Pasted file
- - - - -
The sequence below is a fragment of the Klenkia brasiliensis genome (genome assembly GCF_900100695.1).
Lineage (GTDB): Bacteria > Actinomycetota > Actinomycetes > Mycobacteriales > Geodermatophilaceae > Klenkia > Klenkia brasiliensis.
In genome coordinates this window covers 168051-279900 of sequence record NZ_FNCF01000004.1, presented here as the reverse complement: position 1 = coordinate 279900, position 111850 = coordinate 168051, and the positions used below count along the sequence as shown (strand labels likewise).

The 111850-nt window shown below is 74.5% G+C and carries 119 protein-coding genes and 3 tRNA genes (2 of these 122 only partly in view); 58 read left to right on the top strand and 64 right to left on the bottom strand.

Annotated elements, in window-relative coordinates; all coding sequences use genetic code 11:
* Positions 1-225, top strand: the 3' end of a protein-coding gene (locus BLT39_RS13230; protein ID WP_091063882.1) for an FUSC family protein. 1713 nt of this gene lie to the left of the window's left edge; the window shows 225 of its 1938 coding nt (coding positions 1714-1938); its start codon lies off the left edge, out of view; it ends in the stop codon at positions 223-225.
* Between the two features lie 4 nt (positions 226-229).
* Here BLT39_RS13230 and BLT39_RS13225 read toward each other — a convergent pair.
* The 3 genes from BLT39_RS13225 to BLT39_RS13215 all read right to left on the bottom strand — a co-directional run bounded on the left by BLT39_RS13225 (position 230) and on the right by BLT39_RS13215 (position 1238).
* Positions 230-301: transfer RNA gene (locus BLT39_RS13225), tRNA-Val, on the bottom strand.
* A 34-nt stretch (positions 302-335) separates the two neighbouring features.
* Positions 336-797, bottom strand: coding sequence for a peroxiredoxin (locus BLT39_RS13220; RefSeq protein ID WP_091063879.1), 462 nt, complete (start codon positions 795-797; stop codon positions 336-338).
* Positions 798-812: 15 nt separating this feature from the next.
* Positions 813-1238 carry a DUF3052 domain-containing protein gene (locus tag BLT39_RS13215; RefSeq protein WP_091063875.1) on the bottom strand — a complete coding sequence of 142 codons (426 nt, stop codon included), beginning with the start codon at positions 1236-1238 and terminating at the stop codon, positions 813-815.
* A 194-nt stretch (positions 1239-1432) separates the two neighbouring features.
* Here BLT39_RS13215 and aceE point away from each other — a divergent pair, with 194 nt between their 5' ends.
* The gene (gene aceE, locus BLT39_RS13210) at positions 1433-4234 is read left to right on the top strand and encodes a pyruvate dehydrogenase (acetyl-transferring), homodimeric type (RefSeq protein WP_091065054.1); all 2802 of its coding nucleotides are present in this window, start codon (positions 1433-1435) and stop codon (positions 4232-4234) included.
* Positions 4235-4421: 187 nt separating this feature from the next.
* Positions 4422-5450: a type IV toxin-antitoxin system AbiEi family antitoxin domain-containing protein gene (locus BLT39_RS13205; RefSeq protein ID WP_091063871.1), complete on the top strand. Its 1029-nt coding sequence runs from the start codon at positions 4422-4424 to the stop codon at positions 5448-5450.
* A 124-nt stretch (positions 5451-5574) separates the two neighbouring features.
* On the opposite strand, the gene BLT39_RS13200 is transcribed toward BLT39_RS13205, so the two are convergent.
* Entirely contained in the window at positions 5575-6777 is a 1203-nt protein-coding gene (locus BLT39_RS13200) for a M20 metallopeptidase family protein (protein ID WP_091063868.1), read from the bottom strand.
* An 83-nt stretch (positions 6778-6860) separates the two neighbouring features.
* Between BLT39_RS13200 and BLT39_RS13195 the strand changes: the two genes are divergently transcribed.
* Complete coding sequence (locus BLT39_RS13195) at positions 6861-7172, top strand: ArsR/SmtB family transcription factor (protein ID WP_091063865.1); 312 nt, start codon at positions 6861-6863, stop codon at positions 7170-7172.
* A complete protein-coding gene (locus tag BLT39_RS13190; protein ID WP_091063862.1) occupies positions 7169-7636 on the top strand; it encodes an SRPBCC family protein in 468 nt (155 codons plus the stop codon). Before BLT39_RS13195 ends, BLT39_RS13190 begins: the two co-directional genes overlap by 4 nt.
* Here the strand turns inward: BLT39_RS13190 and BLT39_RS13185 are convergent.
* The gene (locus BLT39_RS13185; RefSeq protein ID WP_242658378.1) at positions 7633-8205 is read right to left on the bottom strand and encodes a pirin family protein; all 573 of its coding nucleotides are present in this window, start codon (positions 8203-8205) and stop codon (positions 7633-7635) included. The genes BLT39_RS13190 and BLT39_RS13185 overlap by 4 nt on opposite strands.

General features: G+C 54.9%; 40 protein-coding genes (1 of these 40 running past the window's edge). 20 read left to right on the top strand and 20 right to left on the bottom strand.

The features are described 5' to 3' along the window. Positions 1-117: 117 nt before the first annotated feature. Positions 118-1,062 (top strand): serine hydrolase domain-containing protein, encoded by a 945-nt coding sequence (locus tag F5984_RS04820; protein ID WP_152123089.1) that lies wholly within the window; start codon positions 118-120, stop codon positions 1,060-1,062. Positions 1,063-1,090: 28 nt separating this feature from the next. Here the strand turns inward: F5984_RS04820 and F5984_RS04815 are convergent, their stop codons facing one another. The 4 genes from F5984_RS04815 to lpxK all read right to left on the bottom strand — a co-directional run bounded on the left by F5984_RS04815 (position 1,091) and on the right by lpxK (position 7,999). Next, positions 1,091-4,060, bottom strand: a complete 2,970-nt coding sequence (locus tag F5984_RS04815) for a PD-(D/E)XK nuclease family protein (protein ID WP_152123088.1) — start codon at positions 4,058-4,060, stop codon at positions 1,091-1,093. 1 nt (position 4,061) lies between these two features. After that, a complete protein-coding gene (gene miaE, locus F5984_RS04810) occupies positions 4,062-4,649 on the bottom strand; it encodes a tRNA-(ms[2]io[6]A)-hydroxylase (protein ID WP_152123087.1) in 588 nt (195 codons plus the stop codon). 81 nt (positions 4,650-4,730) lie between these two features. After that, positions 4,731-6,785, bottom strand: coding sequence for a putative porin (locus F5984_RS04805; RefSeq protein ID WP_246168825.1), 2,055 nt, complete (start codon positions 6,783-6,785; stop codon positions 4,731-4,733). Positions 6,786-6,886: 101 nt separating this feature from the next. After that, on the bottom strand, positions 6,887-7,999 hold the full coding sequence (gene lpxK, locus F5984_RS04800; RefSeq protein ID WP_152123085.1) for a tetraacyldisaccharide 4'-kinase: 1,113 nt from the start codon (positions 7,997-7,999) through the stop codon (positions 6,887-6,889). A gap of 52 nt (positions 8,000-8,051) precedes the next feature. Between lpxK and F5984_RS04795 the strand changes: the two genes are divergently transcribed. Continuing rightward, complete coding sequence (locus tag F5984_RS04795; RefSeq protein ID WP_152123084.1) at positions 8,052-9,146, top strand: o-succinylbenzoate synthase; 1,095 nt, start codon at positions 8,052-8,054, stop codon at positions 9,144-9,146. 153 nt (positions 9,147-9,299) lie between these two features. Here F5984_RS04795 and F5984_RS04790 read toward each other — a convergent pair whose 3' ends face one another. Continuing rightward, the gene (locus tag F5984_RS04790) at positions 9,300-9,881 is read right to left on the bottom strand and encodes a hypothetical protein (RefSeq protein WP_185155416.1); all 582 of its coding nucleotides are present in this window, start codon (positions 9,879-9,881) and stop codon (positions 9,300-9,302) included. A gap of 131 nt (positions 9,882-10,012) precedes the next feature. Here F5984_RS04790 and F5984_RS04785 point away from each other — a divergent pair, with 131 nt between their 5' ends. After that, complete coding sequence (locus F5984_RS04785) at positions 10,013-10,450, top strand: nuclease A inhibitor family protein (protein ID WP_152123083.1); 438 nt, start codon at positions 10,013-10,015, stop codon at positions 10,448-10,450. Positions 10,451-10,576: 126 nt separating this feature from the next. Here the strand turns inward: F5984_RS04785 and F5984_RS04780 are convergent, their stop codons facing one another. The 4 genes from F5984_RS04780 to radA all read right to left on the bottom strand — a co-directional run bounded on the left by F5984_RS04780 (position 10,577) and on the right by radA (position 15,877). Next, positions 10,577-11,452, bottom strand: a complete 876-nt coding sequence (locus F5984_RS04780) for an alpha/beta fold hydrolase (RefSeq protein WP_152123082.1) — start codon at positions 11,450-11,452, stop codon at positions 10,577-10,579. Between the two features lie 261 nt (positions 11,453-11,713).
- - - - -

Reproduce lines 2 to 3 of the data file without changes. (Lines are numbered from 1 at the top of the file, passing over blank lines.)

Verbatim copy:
Lineage (GTDB): Bacteria > Actinomycetota > Actinomycetes > Mycobacteriales > Geodermatophilaceae > Klenkia > Klenkia brasiliensis.
In genome coordinates this window covers 168051-279900 of sequence record NZ_FNCF01000004.1, presented here as the reverse complement: position 1 = coordinate 279900, position 111850 = coordinate 168051, and the positions used below count along the sequence as shown (strand labels likewise).